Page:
QM Physicists in major new particle physics facility in Europe

Italy has approved a new international particle physics experiment: SuperB. This announcement was made on the last day of a SuperB workshop held at Caltech in December 2010. This major new facility will cost 500M Euros to build and will be dedicated to the search for signs of new physics at high energy in a complementary way to the brute force approach of the LHC. SuperB will use the subtleties of quantum mechanics to perform high precision measurements and detect the effects of heavy particles that would be un-detectable at the LHC. A second part of the programme will perform precision tests of the so-called Standard Model of Particle Physics.

Dr. Adrian Bevan of the Particle Physics Research Centre (PPRC) at QMUL leads the physics effort of the SuperB collaboration and recently edited the SuperB Physics White Paper that underpins the particle physics motivation for this experiment. He is also leading a team of UK scientists on a detector R&D programme for this experiment. The measurements that will be made possible by this facility will study several fundamental aspects of nature. By putting these together with results from the LHC and neutrino experiments such as T2K it will be possible for scientists to build a more complete picture of the fundamental mechanisms of physics that explain how the universe evolved from the Big Bang into its current state. SuperB was the missing link in this puzzle and will take us a step closer to the holy grail of physics: a Grand Unified Theory.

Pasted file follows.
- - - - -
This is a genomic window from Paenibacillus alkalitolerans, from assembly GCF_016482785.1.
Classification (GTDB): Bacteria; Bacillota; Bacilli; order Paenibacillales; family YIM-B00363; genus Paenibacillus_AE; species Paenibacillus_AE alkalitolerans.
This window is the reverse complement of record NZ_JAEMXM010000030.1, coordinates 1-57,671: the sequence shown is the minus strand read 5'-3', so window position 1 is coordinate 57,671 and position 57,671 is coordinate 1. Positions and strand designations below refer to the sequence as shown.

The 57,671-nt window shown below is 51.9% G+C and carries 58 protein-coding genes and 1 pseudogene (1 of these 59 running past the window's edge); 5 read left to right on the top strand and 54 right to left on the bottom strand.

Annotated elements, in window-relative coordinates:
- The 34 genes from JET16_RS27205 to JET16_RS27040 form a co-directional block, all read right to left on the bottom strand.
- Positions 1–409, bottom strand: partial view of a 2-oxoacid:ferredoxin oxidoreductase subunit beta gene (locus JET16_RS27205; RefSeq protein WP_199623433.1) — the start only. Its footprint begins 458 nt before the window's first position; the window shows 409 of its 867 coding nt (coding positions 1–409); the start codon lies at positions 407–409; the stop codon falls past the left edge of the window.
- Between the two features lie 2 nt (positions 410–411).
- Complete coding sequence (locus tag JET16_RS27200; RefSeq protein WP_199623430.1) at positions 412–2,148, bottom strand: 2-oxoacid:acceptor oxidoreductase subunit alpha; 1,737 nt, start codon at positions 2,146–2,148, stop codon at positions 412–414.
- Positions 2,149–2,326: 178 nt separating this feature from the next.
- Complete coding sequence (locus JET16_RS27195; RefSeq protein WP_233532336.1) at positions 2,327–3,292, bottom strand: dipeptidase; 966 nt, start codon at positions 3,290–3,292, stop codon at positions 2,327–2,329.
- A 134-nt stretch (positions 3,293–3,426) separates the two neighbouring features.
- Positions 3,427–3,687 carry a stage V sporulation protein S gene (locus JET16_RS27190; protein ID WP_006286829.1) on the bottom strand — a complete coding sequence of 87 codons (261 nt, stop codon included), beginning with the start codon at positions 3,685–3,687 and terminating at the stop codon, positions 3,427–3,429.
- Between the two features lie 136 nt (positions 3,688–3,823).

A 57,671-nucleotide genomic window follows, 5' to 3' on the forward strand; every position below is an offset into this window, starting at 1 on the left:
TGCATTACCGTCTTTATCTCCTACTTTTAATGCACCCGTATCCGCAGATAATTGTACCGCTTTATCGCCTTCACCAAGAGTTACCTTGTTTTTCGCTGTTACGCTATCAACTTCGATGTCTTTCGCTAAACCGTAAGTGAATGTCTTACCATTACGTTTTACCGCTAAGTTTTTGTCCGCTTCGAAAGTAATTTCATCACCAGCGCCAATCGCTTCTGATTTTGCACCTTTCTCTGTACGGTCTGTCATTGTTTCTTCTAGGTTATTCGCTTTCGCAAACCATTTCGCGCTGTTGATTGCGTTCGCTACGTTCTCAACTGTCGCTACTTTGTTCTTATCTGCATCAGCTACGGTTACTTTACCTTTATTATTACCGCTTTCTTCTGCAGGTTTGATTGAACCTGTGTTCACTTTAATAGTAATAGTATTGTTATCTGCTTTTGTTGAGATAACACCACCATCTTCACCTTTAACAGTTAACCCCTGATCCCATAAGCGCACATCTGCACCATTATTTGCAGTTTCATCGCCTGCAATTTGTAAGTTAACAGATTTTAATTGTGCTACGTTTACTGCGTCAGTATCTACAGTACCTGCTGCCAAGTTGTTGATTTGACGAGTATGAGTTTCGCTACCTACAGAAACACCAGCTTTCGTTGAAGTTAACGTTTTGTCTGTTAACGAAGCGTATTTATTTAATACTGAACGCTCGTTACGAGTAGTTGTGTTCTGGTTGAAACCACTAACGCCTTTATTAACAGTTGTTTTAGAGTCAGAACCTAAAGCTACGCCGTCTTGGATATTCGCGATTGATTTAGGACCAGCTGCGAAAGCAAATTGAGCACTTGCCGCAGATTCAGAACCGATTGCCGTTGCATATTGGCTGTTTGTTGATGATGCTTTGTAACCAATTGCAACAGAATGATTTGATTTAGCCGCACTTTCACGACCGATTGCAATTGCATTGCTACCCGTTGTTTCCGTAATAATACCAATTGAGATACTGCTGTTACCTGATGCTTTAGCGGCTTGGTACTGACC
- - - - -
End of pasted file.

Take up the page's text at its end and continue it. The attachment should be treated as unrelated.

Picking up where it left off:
The accelerator underpinning the SuperB facility is not just exclusively for particle physicists: this complex will also be an extremely bright light source that will be used for condensed matter and life-sciences research.

The INFN press release announcing this experimental programme can be found here.

More information on the SuperB project can be found here.
 
Dr. Adrian Bevan